Automakers are slowing down. One of the most powerful industrial sectors is moving into low gear. General Motors, the largest auto company in the world, has stalled. Ford is awash in red ink, and Delphi, the world’s largest maker of auto components, has stopped paying its bills. Europe, too, is unable to avoid a sudden stop. The main brands of the Volkswagen group, including VW, Audi, Skoda and Seat, are losing their power. Renault is losing market share. BMW is not winning over customers.
Seat provides the most extreme example of the difficult situation in the European market. This subsidiary of the Volkswagen group suffered pre-tax, accumulated losses amounting to 145 million euros between January and September of 2005. To emerge from this financial hole, Seat, like that of its U.S. competitors, will cut some 1,446 jobs, a little more than 10% of the total work force of the VW group. Seat justifies this “labor force adjustment plan” by citing the current level of demand for cars. According to the company, the Martorell factory in Barcelona (Spain) has 25% excess capacity. Production there has been cut by 24% since 2000 when the firm achieved a record manufacturing output of 516,146 vehicles. The forecast for this year is that production won’t go higher than 390,000 units. “Job cuts were the only option left for the company after the labor unions rejected its proposal to reduce working hours and salaries for the entire staff,” notes Ramón Paredes, Seat’s vice-president of human resources.
Potholes along the Road
“One of the main reasons why Spain’s auto industry is in critical condition is the incorporation of new countries from Eastern Europe into the E.U.,” says María Ángeles Montoro Sánchez, professor of corporate management at the Complutense University in Madrid. “Another factor is the rising profile of China in the sector.” The countries of Eastern Europe, she adds, “offer labor costs that are equivalent to 25% of Spanish labor costs, as well as enormous organizational flexibility and a desire to generate clusters in the component sector.”
For Montoro, Spanish industry might solve its problems by focusing on its strengths, which include “the high level of productivity in Spanish factories; the high level of skilled labor; specialized human capital, and the high level of technology. You also have to add the impact of the cumulative experience of the plants and the component sector, which is strong, well organized, and very competitive globally.” Joaquín Garralda, assistant dean and professor of strategy at the Instituto de Empresa (IE) business school, adds that “Seat needs to be more flexible. One solution to getting out of this crisis would be to move production of low-end autos to the Eastern countries because people there are more likely to buy those models. Meanwhile, they could manufacturer the higher end [cars] elsewhere.”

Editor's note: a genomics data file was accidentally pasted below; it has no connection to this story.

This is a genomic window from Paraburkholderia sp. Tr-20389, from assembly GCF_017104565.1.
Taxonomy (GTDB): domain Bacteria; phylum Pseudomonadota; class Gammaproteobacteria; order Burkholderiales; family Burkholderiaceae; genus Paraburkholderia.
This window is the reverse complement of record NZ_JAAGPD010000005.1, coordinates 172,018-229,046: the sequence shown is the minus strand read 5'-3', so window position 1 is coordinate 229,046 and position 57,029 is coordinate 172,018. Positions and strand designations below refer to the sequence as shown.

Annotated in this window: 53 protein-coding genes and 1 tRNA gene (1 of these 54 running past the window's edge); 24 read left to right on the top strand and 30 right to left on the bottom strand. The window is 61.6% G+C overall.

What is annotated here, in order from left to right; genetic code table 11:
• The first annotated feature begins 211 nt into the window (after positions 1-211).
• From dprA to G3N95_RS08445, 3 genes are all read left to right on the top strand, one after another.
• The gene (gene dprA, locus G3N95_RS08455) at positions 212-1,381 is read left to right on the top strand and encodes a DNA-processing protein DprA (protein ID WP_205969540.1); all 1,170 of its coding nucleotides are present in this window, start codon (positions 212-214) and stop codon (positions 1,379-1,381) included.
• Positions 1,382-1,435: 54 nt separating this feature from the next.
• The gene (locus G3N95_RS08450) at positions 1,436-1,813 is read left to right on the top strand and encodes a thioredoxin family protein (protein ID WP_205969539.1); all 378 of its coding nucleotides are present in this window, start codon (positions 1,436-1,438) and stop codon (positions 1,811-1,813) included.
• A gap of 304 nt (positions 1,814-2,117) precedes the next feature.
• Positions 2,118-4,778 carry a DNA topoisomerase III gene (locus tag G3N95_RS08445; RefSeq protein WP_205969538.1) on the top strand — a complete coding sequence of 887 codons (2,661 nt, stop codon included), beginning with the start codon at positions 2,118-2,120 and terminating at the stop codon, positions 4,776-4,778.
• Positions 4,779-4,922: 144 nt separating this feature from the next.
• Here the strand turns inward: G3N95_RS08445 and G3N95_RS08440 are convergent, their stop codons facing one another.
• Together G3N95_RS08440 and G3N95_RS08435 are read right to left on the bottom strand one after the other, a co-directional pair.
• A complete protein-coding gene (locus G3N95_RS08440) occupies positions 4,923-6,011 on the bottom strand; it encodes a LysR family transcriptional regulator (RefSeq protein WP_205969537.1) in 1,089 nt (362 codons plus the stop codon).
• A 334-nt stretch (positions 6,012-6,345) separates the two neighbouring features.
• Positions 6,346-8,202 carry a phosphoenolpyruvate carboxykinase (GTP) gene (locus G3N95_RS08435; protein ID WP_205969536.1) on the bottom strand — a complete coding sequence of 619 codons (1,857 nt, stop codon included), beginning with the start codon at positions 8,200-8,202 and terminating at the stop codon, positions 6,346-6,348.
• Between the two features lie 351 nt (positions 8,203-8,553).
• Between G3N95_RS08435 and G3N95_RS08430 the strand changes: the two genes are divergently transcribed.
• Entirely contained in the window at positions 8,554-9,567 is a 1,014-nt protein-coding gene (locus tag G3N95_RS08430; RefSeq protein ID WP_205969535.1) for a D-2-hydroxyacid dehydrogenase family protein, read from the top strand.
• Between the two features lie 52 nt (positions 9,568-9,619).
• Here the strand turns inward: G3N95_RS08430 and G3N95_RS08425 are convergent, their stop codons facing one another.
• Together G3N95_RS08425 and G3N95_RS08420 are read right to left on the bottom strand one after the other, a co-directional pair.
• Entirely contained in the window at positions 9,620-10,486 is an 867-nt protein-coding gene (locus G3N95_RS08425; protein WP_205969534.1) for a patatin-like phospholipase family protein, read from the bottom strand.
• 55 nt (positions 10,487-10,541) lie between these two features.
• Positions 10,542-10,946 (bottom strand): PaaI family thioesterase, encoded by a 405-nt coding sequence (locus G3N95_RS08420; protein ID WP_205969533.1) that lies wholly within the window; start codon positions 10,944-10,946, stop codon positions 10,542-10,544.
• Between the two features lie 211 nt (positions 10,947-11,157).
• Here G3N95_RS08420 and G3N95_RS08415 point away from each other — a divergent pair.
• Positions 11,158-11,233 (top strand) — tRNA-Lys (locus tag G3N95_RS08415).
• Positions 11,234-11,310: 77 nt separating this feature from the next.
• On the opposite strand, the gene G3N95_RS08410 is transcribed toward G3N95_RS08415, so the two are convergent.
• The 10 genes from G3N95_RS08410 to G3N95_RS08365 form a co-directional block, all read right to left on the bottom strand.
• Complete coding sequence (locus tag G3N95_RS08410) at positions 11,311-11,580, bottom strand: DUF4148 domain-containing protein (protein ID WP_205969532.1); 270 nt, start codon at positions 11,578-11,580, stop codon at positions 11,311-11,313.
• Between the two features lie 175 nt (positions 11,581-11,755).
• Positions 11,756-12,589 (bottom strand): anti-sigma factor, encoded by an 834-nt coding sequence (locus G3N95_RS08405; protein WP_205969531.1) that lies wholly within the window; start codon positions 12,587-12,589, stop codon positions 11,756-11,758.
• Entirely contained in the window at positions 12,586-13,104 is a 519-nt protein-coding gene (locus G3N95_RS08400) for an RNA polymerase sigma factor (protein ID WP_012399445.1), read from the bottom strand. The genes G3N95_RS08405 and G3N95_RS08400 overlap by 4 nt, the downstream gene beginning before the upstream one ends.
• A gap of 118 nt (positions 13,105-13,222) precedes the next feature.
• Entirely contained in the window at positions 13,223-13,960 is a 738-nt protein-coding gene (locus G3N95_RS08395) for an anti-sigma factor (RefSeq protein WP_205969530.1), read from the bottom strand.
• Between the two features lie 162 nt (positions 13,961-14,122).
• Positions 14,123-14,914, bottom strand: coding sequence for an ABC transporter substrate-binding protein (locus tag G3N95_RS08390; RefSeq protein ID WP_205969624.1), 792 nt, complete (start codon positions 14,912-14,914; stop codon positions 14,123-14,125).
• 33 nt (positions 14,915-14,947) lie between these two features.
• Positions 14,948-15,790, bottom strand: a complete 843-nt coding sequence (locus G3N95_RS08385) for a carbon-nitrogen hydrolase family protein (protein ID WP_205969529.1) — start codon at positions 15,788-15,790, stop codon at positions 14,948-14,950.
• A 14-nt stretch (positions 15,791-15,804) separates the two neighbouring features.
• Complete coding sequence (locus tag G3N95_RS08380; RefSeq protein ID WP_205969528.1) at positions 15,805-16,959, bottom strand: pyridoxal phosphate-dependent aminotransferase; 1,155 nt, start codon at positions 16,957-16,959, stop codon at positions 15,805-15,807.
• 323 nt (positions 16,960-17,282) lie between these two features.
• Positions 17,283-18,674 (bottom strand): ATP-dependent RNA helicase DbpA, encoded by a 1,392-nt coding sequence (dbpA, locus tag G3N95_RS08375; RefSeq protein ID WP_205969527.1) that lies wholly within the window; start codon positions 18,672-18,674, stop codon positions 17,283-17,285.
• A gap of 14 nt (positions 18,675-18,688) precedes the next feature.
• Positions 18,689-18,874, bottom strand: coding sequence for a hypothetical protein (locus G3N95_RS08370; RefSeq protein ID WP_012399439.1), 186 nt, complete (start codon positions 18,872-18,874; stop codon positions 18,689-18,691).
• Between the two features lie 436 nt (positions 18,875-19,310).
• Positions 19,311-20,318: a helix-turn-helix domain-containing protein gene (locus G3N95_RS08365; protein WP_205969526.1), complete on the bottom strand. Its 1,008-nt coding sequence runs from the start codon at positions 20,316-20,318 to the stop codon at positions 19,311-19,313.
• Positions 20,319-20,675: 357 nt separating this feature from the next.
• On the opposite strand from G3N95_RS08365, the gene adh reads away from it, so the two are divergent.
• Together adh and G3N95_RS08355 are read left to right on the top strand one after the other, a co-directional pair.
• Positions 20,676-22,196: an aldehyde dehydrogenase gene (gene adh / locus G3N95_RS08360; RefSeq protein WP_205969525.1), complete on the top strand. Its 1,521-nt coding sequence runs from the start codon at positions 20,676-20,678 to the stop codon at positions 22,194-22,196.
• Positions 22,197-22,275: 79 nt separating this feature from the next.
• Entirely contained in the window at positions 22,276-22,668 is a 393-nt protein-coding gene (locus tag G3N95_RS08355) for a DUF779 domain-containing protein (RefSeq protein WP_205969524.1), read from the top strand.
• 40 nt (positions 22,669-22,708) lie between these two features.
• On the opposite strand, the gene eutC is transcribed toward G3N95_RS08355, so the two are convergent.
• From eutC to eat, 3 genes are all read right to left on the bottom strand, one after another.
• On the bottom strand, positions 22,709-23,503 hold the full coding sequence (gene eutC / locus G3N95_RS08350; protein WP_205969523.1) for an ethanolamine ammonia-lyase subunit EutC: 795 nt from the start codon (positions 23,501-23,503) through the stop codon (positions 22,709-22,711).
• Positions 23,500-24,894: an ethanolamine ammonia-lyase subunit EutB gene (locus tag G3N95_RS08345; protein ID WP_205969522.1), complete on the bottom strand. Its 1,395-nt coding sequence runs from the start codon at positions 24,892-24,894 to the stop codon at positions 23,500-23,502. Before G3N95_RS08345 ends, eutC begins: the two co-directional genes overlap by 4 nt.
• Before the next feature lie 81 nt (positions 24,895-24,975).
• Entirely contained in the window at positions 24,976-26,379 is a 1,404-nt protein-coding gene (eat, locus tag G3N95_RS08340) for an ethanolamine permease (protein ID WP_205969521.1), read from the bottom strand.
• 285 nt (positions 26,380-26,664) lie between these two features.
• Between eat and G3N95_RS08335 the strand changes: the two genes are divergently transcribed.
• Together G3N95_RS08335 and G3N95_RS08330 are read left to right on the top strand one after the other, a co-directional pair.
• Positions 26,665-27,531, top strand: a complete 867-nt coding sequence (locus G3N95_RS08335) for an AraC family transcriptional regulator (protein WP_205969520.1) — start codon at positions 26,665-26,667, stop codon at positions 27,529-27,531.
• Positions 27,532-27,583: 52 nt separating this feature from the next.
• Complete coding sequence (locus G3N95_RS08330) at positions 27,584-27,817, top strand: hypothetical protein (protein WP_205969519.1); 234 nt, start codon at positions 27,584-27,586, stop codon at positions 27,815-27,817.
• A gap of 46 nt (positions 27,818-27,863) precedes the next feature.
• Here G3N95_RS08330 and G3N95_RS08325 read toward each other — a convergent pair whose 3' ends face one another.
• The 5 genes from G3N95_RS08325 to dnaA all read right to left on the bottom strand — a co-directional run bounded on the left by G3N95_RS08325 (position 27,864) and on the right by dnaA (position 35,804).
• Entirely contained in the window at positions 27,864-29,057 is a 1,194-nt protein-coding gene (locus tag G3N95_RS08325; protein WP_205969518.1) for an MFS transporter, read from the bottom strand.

Strong competition from low-cost labor in other countries has become one of the factors slowing down automakers. Nevertheless, Garralda stresses that the situation differs significantly from country to country. In his view, the auto sector “is very globalized, and you need to have a viewpoint that is global but also regional. Outsourcing has aggravated the crisis. Labor and manufacturing are cheaper in other countries such as Poland and Mexico, so manufacturers are moving their factories to those places.”
In early August, BusinessWeek magazine dubbed the countries of Eastern Europe ”The New Detroit.” Their advantage stems from the enormous capacity of the region, the large scale of investments already made, and the low cost of labor in the region. In addition, the culture there has a tendency toward continuous improvement, and labor unions have a constructive and collaborative approach. Finally, these countries are playing a collective role in “R&D&I” — Research, Development and Innovation.
Montoro points out other factors behind the slowdown in Spain: “overcapacity of production, stagnating markets, and competitiveness.” For his part, Garralda stresses “the excess of installed capacity” in Spain. The manufacturing capacity of factories exceeds the pace at which cars are being sold. “However, it is very hard to close plants; that means paying a very high cost both in financial terms and in reputation.” In addition, Garralda notes, “many manufacturers have not learned how to adapt their [vehicle] models to new times, the latest needs, and the different markets in which they are being sold.”
The Volkswagen group, which owns Seat, is not giving up. Despite having announced a spectacular increase in its deficit for the third quarter, it is sticking to its forecast that it will be profitable in fiscal 2005. Its main brands, led by Volkswagen, Audi and Skoda, have all behaved weakly. Yet the Volkswagen group is recovering from a decline in its sales during the two previous years, and VW has become the highest-selling brand in Europe, surpassing Renault, the market leader since 2002. For its part, BMW registered profits of 448 million euros during the third quarter, about 6.5% lower than during the previous fiscal year. BMW attributed the decline in profits to the rising cost of raw materials and to price wars.
The American Giant Steps on the Brakes
General Motors, the American giant, has stepped into the largest pothole in its long history. The losses it is suffering could even mean that the world’s largest automaker eventually suspends its debt payments. Analysts at the Bank of America say there is a 40% possibility that GM will wind up declaring Chapter 11 bankruptcy during the next two years.
During the second quarter of this fiscal year, the deficit in GM’s accounts reached $4 billion, for the year to date. Among the factors responsible for the deterioration in GM’s condition are growing competition in the marketplace, loss of market share, higher fuel prices, and the need to cut healthcare costs in the plants. GM’s bonds have lost 40% of their value since the beginning of this year. As if that weren’t enough, Delphi, formerly a subsidiary of GM, has suspended its payments. Delphi, the world’s largest manufacturer of auto components, has been choked by high costs and declining production levels. The crisis has increased the pressure on GM, which is ultimately responsible for paying the salaries of every employee in its former subsidiary.